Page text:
The specific department of the publishing company for which these characters work is a magazine called Grid, though that name is never mentioned and only picked up from the past issues on the wall. What stories they publish is anyone’s guess, but everyone in the office hates one another. This is made abundantly clear from the opening lines of dialogue. Jacobs-Jenkins colors each and everyone of them with such irredeemable disdain that you’d think he were competing with Bret Easton Ellis. There’s would-be ingenue Ani (Martha Brigham, who co-starred with English in last year’s excellent production of Cry it Out), Gay misanthrope Dean (Jeremy Kahn of Berkeley Rep’s Office Hour), plucky intern Miles (newcomer Jared Corbin), and walking exposition dump Kendra (Melanie Arii Mah). Kendra is Jacobs-Jenkins’ ultimate red-herring in his not-mentioned-here plot: she’s the sort of uber-bitch one hopes will die in a slasher flick. Whereas put-upon Lorin (Matt Monaco) is the guy you want to see live to the end.
These characters begin the play superficially horrible, then enter Act 2 exposing themselves to be even worse than we’d first grasped. In-between, Jacobs-Jenkins uses them as inhuman mouthpieces through which he can rant about the decline of print media, White privilege, online “influencers”, and whether being told one resembles someone else is a compliment or not. All of this is sound and fury signifying nothing.
But Eric Ting does his skillful best to turn the nothing into something. At times, he seems as impatient with the text as the audience, as he has his actors speed through the dialogue as if their tongues were on fire. He and movement coach Danyon Davis at least know how to choreograph around Lawrence Moten’s detailed office set (little details like Ani’s Playbill-laden desk say more about the character than the text ever does). Yet, it’s when Ting directs the actors to merely sit in one spot that they most often thrive. Not just at their desks, but an extended sequence at a Starbucks feels almost claustrophobic in its intimacy. Madeleine Oldham’s sounds are easy to overlook, what with the play leaning heavily on dialogue only. Still, both acts begin with characters listening to classical music on headsets (was one the theme to Masterpiece Theatre?) until other characters yell at them. And little touches such as winter breezes and very light Xmas music are excellent showcases for Oldham’s skills.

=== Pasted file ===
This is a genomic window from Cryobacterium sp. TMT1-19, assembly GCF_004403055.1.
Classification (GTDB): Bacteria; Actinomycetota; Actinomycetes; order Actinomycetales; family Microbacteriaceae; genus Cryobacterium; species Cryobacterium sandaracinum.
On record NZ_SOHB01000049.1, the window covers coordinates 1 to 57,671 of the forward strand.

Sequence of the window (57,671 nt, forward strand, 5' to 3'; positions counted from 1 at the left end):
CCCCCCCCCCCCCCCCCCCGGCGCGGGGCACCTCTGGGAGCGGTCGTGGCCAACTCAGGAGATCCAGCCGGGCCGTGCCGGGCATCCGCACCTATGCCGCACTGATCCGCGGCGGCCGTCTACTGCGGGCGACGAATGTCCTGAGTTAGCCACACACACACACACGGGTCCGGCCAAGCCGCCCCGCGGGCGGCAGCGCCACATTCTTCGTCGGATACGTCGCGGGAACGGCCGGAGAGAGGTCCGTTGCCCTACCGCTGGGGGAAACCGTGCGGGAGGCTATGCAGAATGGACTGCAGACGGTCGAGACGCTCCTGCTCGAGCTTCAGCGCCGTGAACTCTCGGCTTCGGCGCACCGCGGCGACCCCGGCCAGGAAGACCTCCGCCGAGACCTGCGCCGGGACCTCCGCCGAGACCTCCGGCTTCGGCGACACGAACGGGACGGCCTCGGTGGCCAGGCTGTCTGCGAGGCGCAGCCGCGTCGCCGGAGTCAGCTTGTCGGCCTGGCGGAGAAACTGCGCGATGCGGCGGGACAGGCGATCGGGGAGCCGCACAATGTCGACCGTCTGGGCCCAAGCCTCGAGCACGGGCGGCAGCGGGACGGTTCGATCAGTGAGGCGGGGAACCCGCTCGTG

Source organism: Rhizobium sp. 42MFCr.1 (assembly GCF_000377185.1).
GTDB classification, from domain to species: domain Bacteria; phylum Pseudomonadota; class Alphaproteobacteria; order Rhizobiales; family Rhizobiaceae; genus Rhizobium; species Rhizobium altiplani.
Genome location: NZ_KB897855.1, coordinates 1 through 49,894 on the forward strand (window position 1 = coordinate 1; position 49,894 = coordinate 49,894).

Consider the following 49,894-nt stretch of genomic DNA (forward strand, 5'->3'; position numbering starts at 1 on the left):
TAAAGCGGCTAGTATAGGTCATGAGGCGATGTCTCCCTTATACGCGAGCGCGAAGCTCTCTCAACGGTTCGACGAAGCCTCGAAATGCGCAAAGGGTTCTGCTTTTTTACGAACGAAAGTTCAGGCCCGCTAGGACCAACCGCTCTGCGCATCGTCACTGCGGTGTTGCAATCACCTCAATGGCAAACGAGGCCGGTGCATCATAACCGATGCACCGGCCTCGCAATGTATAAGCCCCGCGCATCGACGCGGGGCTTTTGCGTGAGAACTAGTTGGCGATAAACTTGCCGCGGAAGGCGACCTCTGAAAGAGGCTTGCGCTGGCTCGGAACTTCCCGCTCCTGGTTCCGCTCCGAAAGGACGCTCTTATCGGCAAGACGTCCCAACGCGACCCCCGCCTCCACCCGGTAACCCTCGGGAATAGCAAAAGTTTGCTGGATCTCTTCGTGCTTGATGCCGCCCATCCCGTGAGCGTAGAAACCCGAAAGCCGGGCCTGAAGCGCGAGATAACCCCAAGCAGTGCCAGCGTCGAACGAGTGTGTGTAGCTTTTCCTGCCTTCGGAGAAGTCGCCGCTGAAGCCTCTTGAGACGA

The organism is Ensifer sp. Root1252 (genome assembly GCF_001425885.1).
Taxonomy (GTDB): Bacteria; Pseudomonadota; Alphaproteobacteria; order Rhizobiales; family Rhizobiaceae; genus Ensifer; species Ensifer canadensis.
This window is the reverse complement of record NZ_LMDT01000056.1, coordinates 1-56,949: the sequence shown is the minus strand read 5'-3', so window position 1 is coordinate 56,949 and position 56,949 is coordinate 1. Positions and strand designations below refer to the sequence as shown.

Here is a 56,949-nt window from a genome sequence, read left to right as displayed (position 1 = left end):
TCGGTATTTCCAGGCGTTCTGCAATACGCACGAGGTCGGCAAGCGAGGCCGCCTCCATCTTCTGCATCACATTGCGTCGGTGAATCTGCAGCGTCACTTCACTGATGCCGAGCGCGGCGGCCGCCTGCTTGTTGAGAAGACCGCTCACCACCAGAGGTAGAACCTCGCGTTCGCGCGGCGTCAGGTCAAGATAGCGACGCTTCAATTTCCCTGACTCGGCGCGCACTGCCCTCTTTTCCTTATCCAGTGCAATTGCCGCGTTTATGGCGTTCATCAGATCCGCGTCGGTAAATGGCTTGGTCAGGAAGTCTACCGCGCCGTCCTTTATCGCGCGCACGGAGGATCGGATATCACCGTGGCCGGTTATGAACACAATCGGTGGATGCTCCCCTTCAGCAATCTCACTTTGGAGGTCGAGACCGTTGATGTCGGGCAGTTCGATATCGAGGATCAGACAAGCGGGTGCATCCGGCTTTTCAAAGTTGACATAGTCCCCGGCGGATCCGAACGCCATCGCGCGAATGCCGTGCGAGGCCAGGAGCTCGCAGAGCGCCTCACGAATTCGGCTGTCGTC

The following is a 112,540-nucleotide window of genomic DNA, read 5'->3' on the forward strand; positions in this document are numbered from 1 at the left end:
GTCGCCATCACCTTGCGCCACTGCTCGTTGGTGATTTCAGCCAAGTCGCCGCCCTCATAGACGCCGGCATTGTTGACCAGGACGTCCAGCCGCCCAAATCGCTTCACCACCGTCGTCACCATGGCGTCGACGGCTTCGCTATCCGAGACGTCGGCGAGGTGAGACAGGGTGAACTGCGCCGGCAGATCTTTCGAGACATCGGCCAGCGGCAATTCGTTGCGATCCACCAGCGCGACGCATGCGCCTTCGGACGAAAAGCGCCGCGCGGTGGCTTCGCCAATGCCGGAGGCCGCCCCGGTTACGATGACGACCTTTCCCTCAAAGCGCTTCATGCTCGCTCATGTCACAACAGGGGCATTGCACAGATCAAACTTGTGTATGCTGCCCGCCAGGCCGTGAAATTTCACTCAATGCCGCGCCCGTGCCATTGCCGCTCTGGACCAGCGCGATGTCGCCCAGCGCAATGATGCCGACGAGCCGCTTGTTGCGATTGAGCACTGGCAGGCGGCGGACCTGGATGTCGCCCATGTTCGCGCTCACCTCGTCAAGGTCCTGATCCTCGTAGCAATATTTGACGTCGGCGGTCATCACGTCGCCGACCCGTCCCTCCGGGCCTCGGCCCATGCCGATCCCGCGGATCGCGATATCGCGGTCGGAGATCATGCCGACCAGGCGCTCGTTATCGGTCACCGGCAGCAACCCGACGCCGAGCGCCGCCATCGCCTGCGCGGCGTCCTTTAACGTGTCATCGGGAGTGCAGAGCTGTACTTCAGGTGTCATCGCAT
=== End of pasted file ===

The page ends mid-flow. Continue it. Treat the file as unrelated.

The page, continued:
It’s these technical triumphs that keep Gloria from being a complete waste. Jacobs-Jenkins chose to set his play in the rapidly-evolving publishing industry because the value of telling stories is something that interests him. All of his plays thus-far have emphasized the value of telling stories and later making them your own. But therein lies the other paradox, both of Gloria as a play and Jacobs-Jenkins as a writer: he has yet to learn how to tell a compelling story. And he doesn’t seem to want to. Instead, he’s content to rely on shocks the way M. Night Shyamalan and David Mamet lazily rely on out-of-nowhere twists.
It’s almost as if Branden Jacobs-Jenkins is the last person who should be telling his own stories.
Gloria is scheduled to run until the 12th of April at the Strand Theater in San Francisco
The show runs roughly over 2 hours with a single 15-min. intermission.
For tickets and information, please visit the production’s official site here.